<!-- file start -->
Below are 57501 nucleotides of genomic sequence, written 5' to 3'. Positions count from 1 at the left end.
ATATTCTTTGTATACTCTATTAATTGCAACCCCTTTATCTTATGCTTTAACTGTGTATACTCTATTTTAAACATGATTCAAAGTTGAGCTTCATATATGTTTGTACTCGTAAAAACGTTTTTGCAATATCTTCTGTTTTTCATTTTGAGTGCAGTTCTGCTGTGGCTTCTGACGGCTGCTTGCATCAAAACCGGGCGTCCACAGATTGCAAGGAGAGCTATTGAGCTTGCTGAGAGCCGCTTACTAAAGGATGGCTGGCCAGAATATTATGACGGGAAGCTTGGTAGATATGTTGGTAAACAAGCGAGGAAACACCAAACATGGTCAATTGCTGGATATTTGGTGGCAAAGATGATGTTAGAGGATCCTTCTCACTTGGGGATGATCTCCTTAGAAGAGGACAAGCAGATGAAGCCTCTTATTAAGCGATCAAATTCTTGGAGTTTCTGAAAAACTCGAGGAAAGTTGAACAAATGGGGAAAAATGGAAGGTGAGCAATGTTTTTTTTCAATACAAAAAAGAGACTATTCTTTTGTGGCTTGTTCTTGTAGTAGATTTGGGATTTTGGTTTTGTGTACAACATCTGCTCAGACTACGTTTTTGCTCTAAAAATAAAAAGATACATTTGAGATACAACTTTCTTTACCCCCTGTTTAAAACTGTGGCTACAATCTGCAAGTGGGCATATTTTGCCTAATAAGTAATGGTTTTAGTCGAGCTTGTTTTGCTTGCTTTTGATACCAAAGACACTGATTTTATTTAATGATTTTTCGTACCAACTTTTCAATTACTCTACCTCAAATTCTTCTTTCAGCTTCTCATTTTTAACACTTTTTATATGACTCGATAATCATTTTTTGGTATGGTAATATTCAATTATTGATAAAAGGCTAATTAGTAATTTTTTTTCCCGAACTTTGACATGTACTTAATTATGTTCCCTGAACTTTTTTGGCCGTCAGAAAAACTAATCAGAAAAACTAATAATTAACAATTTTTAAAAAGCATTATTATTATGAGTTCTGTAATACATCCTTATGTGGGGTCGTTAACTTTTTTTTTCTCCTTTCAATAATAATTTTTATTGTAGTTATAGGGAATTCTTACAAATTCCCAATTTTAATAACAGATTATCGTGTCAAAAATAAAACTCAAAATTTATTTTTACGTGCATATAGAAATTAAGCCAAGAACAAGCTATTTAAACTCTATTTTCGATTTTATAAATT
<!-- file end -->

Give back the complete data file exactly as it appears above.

Below are 57501 nucleotides of genomic sequence, written 5' to 3'. Positions count from 1 at the left end.
ATATTCTTTGTATACTCTATTAATTGCAACCCCTTTATCTTATGCTTTAACTGTGTATACTCTATTTTAAACATGATTCAAAGTTGAGCTTCATATATGTTTGTACTCGTAAAAACGTTTTTGCAATATCTTCTGTTTTTCATTTTGAGTGCAGTTCTGCTGTGGCTTCTGACGGCTGCTTGCATCAAAACCGGGCGTCCACAGATTGCAAGGAGAGCTATTGAGCTTGCTGAGAGCCGCTTACTAAAGGATGGCTGGCCAGAATATTATGACGGGAAGCTTGGTAGATATGTTGGTAAACAAGCGAGGAAACACCAAACATGGTCAATTGCTGGATATTTGGTGGCAAAGATGATGTTAGAGGATCCTTCTCACTTGGGGATGATCTCCTTAGAAGAGGACAAGCAGATGAAGCCTCTTATTAAGCGATCAAATTCTTGGAGTTTCTGAAAAACTCGAGGAAAGTTGAACAAATGGGGAAAAATGGAAGGTGAGCAATGTTTTTTTTCAATACAAAAAAGAGACTATTCTTTTGTGGCTTGTTCTTGTAGTAGATTTGGGATTTTGGTTTTGTGTACAACATCTGCTCAGACTACGTTTTTGCTCTAAAAATAAAAAGATACATTTGAGATACAACTTTCTTTACCCCCTGTTTAAAACTGTGGCTACAATCTGCAAGTGGGCATATTTTGCCTAATAAGTAATGGTTTTAGTCGAGCTTGTTTTGCTTGCTTTTGATACCAAAGACACTGATTTTATTTAATGATTTTTCGTACCAACTTTTCAATTACTCTACCTCAAATTCTTCTTTCAGCTTCTCATTTTTAACACTTTTTATATGACTCGATAATCATTTTTTGGTATGGTAATATTCAATTATTGATAAAAGGCTAATTAGTAATTTTTTTTCCCGAACTTTGACATGTACTTAATTATGTTCCCTGAACTTTTTTGGCCGTCAGAAAAACTAATCAGAAAAACTAATAATTAACAATTTTTAAAAAGCATTATTATTATGAGTTCTGTAATACATCCTTATGTGGGGTCGTTAACTTTTTTTTTCTCCTTTCAATAATAATTTTTATTGTAGTTATAGGGAATTCTTACAAATTCCCAATTTTAATAACAGATTATCGTGTCAAAAATAAAACTCAAAATTTATTTTTACGTGCATATAGAAATTAAGCCAAGAACAAGCTATTTAAACTCTATTTTCGATTTTATAAATT